Proposed 55-foot-high bridge over Wando fuels debate
The 150-plus people who turned out Tuesday to talk about the proposed replacement for the S.C. Highway 41 bridge over the Wando River agree on one thing: The bridge needs to be replaced.
But they disagree, sometimes heatedly, on what type of structure should replace the 71-year-old span.
In 2010, most agreed that the best option was a low-profile bascule bridge similar to the current structure. But in May, the S.C. Department of Transportation commission decided it could not afford the extra cost to build and maintain that structure.
The current proposal is a fixed span with 55-foot clearance.
“This bridge is not safe any longer and we need to do something, and this is the only thing I see that we’ve got the funding for,” said Mount Pleasant Mayor Billy Swails.
Many who live in the area, which is in Berkeley County, are concerned about their quality of life with additional noise and development. Most said they prefer a 35-foot clearance over the water they called a “tributary to nowhere.”
“Right now, the trees absorb the sound,” said Paul Michaud, who lives in Dunes West. “Just think of the sound of an 18-wheeler going up a bridge. I wonder if in (the SCDOT’s) environmental studies, they went beyond the frogs, fish and alligators and considered people.”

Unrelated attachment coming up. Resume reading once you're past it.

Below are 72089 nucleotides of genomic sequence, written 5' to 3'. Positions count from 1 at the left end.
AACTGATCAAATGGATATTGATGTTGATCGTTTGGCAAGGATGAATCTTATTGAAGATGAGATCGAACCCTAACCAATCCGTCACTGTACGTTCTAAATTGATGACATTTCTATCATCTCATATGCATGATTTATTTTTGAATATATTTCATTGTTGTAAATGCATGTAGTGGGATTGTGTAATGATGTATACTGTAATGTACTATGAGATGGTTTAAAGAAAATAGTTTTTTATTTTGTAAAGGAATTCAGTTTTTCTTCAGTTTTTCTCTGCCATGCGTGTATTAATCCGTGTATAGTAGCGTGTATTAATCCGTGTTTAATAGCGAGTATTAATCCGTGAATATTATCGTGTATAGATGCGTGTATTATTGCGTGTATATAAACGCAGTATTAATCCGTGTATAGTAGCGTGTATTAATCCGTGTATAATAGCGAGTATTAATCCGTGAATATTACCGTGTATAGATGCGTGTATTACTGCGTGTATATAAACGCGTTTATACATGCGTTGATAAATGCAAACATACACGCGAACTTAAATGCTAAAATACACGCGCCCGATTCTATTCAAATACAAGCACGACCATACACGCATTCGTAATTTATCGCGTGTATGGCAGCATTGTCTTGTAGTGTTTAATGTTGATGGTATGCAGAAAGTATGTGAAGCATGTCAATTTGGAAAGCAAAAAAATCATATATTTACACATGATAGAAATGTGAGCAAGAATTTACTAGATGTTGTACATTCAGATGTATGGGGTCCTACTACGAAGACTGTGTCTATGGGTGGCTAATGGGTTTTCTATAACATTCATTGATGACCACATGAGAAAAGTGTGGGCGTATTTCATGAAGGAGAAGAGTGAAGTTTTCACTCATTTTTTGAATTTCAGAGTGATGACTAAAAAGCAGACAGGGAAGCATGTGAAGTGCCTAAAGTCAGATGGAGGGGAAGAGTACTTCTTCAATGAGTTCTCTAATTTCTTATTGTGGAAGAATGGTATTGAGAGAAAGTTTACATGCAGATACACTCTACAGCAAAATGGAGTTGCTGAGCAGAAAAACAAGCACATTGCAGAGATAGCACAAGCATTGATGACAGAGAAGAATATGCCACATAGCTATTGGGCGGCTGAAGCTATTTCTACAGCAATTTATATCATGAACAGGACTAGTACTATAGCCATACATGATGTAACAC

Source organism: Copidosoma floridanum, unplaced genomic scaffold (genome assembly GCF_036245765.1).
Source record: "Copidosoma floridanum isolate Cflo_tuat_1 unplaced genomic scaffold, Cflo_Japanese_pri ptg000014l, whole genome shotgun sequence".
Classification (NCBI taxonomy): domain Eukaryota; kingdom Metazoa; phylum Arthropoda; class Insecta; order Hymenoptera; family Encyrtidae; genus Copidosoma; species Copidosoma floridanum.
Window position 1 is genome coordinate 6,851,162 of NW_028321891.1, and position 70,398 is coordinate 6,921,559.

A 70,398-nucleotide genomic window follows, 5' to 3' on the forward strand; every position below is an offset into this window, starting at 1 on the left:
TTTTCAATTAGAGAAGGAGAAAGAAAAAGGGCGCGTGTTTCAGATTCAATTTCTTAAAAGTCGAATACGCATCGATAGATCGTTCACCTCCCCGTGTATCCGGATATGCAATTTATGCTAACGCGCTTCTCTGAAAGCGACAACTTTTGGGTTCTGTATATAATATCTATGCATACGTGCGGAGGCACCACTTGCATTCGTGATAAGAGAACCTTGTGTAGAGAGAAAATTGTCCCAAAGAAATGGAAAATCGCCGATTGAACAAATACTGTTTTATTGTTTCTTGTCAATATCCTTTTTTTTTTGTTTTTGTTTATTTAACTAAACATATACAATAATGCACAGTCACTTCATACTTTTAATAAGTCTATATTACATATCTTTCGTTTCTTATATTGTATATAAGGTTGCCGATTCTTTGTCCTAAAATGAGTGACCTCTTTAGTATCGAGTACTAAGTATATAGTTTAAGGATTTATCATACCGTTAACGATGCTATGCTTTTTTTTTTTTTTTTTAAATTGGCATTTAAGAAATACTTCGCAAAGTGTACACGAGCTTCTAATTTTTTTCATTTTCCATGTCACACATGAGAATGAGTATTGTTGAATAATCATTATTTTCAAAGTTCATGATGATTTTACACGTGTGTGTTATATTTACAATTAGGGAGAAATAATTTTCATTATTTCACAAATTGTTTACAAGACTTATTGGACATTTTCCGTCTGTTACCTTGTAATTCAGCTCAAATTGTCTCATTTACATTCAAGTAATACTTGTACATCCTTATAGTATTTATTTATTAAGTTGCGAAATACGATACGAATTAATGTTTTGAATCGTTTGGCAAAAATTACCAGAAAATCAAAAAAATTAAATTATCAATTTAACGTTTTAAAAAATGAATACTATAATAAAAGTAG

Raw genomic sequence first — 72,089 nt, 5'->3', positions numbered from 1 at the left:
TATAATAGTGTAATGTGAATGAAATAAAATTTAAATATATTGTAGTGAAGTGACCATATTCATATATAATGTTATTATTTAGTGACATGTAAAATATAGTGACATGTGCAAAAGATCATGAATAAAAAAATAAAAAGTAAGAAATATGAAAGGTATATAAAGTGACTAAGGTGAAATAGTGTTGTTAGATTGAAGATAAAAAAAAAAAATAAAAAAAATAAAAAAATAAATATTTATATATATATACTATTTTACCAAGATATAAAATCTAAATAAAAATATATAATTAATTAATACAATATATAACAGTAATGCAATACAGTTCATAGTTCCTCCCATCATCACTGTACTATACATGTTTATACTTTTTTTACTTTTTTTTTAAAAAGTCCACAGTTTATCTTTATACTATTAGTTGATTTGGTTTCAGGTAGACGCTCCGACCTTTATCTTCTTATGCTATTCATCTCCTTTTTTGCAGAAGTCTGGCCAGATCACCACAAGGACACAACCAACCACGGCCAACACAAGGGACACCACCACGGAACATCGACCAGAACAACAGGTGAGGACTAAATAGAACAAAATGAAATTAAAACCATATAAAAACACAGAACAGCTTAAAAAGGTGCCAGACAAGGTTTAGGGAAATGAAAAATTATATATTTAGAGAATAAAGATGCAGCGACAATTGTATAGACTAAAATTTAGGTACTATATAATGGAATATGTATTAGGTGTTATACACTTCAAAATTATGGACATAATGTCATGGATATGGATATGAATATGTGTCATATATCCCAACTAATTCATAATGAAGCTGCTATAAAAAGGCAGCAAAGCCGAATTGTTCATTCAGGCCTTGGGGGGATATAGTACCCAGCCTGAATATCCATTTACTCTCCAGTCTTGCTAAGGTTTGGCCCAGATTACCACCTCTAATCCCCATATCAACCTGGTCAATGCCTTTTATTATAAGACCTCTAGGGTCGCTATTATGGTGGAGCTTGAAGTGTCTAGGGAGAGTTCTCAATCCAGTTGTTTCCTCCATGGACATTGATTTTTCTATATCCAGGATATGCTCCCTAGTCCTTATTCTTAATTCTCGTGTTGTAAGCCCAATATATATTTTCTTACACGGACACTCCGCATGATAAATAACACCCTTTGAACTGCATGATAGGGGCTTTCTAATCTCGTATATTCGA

The DOT believes the bridge needs the higher clearance to gain approval from the U.S. Coast Guard, but Barry Dragon, director of the district bridge program for the Coast Guard, said the bridge only needs to be high enough to “meet the reasonable needs of navigation.”
He said he proposed a 120-day test to show how often the bridge opens, that would involve potentially opening it on 30-minute intervals.
“I wouldn’t be comfortable opening it twice a day,” said Jae Mattox, program manager for the DOT.
Now, boaters must request at least 12 hours in advance to have the bridge opened, which they say is an inconvenience. It opens an average of once a month.
“We’re basically bound in now by a dilapidated bridge,” said Phil Hardwick, who lives on the north side of the bridge and owns a sailboat. “We want to be environmentally responsible, but the height of the bridge is not going to stop developers.”
The DOT will consider written comments submitted at the hearing as well as those submitted through its website to decide how to proceed on the project.